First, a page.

[style, selected],
      )}
    >
      <div style={style} ref={ref} onClick={() => setSelected(true)}>
        {children}
      </div>
    </RectangleContext.Provider>
  );
};

export const RectangleStyler = () => {
  const context = React.useContext(RectangleContext);
  return context.selected ? (
    <Styler style={context.style} onStyleChange={context.onStyleChange}>
      <StylerSize />
      <StylerBackgroundColor />
      <StylerBorder />
    </Styler>
  ) : null;
};

The Rectangle uses a custom built Styler component that returns a style object based on whichever properties were rendered inside it and updates the style attribute on the div when those properties change.

Before we consume it in our Sketch clone we need to build out a SidebarPortal component for our Sketch app that will wrap our RectangleStyler.

const SidebarContext = React.createContext({[]);

export const SidebarProvider = props => {
  const sidebarState = React.useState(null);
  return <SidebarContext.Provider value={sidebarState} {...props} />;
};

export const Sidebar = () => {
  const [, setSidebar] = React.useContext(SidebarContext);
  return <div ref={setSidebar} />;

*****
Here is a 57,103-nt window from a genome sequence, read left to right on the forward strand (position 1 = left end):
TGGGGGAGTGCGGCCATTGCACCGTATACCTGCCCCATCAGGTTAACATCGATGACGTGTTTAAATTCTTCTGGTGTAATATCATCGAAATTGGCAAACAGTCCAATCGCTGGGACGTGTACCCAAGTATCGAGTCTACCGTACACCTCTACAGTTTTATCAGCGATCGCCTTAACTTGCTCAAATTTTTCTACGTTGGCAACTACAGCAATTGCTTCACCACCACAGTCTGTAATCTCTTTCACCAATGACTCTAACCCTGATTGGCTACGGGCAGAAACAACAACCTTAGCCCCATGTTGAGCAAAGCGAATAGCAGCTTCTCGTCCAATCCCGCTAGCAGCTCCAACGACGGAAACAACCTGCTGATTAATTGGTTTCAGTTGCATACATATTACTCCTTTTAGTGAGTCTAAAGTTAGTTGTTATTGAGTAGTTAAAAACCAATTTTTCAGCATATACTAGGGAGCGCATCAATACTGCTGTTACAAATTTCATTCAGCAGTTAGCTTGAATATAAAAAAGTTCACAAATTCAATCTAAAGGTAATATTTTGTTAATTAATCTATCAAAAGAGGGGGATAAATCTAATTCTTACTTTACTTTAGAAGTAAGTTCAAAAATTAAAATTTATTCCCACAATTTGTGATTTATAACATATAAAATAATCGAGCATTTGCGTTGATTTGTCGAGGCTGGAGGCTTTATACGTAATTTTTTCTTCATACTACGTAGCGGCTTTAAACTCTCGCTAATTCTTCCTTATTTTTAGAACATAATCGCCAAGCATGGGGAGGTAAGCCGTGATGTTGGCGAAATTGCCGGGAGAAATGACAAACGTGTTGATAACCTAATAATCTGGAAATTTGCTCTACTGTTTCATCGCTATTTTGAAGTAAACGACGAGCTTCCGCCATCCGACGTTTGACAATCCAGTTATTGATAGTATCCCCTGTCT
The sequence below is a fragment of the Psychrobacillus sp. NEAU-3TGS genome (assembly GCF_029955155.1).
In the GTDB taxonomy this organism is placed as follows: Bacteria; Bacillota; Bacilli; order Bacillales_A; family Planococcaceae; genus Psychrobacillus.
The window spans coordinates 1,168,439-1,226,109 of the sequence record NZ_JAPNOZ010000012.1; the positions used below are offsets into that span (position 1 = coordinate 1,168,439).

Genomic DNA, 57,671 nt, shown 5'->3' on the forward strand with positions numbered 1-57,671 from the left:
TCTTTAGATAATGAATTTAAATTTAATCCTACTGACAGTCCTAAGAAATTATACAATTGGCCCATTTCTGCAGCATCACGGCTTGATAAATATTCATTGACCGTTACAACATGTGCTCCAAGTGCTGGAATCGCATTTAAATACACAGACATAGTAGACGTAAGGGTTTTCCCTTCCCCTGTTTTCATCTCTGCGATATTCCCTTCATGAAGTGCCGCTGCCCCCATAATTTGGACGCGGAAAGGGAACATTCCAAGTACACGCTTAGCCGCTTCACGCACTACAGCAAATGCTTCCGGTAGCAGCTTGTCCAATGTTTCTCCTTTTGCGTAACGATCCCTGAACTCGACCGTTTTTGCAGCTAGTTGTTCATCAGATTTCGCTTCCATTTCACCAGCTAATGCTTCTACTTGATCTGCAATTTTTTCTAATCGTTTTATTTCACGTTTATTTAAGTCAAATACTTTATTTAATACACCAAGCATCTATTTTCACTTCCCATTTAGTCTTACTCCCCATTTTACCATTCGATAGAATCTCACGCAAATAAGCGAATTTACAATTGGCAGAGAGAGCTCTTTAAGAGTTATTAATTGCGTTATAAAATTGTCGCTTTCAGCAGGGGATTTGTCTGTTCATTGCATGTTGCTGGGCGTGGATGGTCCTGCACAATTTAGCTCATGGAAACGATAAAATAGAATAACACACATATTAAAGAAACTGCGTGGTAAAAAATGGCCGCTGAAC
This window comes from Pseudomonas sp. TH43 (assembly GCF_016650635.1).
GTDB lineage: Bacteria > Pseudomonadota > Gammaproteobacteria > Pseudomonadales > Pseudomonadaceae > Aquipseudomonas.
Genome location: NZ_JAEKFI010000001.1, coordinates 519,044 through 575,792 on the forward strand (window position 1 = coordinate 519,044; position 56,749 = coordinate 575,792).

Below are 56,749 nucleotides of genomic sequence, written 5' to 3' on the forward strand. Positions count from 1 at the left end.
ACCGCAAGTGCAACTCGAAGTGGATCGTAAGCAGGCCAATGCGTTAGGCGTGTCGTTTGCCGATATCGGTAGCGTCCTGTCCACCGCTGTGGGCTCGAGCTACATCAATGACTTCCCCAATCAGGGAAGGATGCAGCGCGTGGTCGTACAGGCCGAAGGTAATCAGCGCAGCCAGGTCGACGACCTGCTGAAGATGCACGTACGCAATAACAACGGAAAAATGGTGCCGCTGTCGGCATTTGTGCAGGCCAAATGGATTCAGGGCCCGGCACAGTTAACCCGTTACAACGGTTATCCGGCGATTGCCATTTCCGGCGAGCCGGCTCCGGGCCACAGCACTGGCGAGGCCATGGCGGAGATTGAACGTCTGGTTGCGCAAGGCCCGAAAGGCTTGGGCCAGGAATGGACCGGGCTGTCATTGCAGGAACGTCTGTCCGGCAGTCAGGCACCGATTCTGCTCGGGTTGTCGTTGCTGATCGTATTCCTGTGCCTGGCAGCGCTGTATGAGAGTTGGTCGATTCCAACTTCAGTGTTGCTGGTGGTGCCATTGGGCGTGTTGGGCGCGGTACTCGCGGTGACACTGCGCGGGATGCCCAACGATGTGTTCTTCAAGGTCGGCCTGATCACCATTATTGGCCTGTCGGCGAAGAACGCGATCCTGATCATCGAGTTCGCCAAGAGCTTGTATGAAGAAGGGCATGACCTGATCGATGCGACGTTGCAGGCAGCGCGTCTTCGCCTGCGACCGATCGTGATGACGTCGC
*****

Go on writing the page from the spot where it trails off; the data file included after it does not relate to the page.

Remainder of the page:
};

export const SidebarPortal = ({ children }) => {
  const [sidebar] = React.useContext(SidebarContext);
  return sidebar ? ReactDOM.createPortal(children, sidebar) : null;
};

Then we consume it all:

// Main.js
export const Main = () => (
  <main>
    <Rectangle>
      <SidebarPortal>
        <RectangleStyler />
      </SidebarPortal>
    </Rectangle>
  </main>
);

// App.js
export const App = () => (
  <div>
    <SidebarProvider>
      <Main />
      <Sidebar />
    </SidebarProvider>
  </div>
);

And voilΓ ! Clicking the Rectangle opens its properties in the sidebar. But wait. When we interact with the styler in the sidebar, it closes. You can try it all here https://codesandbox.io/s/avoid-global-state-colocate-demo-3-y3kjd.

This is because of the click outside logic. We're using rectangle.contains to check if the element being clicked is outside the rectangle and the styler is outside. It's in the sidebar.

Fortunately, React has a really handy feature that's rarely praised but is super useful when colocating like this. React events propagate through the React tree regardless of where they're rendered in the DOM. We can take advantage of this to prevent clicks in the sidebar from closing the styler.